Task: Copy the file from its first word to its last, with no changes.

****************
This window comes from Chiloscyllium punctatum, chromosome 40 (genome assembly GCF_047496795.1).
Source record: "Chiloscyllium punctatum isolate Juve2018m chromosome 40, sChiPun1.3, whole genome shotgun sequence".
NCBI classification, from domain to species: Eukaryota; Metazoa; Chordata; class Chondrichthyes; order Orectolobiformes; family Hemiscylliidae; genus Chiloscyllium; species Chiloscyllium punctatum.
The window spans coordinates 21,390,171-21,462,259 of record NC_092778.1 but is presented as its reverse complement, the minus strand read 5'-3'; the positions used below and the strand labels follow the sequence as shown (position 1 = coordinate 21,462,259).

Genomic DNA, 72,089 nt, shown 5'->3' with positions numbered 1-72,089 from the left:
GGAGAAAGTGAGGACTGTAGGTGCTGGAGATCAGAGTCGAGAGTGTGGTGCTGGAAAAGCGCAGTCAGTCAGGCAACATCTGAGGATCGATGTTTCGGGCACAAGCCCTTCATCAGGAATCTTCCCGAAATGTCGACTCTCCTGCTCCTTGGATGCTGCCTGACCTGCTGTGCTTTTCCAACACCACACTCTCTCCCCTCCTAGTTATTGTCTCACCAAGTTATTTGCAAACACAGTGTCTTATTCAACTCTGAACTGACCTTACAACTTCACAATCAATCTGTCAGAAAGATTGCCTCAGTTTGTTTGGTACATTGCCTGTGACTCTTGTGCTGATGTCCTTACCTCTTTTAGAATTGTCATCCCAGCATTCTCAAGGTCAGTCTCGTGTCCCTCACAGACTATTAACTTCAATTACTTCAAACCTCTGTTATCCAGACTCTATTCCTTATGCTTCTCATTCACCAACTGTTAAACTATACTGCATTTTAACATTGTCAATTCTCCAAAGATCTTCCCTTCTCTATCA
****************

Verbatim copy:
This window comes from Chiloscyllium punctatum, chromosome 40 (genome assembly GCF_047496795.1).
Source record: "Chiloscyllium punctatum isolate Juve2018m chromosome 40, sChiPun1.3, whole genome shotgun sequence".
NCBI classification, from domain to species: Eukaryota; Metazoa; Chordata; class Chondrichthyes; order Orectolobiformes; family Hemiscylliidae; genus Chiloscyllium; species Chiloscyllium punctatum.
The window spans coordinates 21,390,171-21,462,259 of record NC_092778.1 but is presented as its reverse complement, the minus strand read 5'-3'; the positions used below and the strand labels follow the sequence as shown (position 1 = coordinate 21,462,259).

Genomic DNA, 72,089 nt, shown 5'->3' with positions numbered 1-72,089 from the left:
GGAGAAAGTGAGGACTGTAGGTGCTGGAGATCAGAGTCGAGAGTGTGGTGCTGGAAAAGCGCAGTCAGTCAGGCAACATCTGAGGATCGATGTTTCGGGCACAAGCCCTTCATCAGGAATCTTCCCGAAATGTCGACTCTCCTGCTCCTTGGATGCTGCCTGACCTGCTGTGCTTTTCCAACACCACACTCTCTCCCCTCCTAGTTATTGTCTCACCAAGTTATTTGCAAACACAGTGTCTTATTCAACTCTGAACTGACCTTACAACTTCACAATCAATCTGTCAGAAAGATTGCCTCAGTTTGTTTGGTACATTGCCTGTGACTCTTGTGCTGATGTCCTTACCTCTTTTAGAATTGTCATCCCAGCATTCTCAAGGTCAGTCTCGTGTCCCTCACAGACTATTAACTTCAATTACTTCAAACCTCTGTTATCCAGACTCTATTCCTTATGCTTCTCATTCACCAACTGTTAAACTATACTGCATTTTAACATTGTCAATTCTCCAAAGATCTTCCCTTCTCTATCA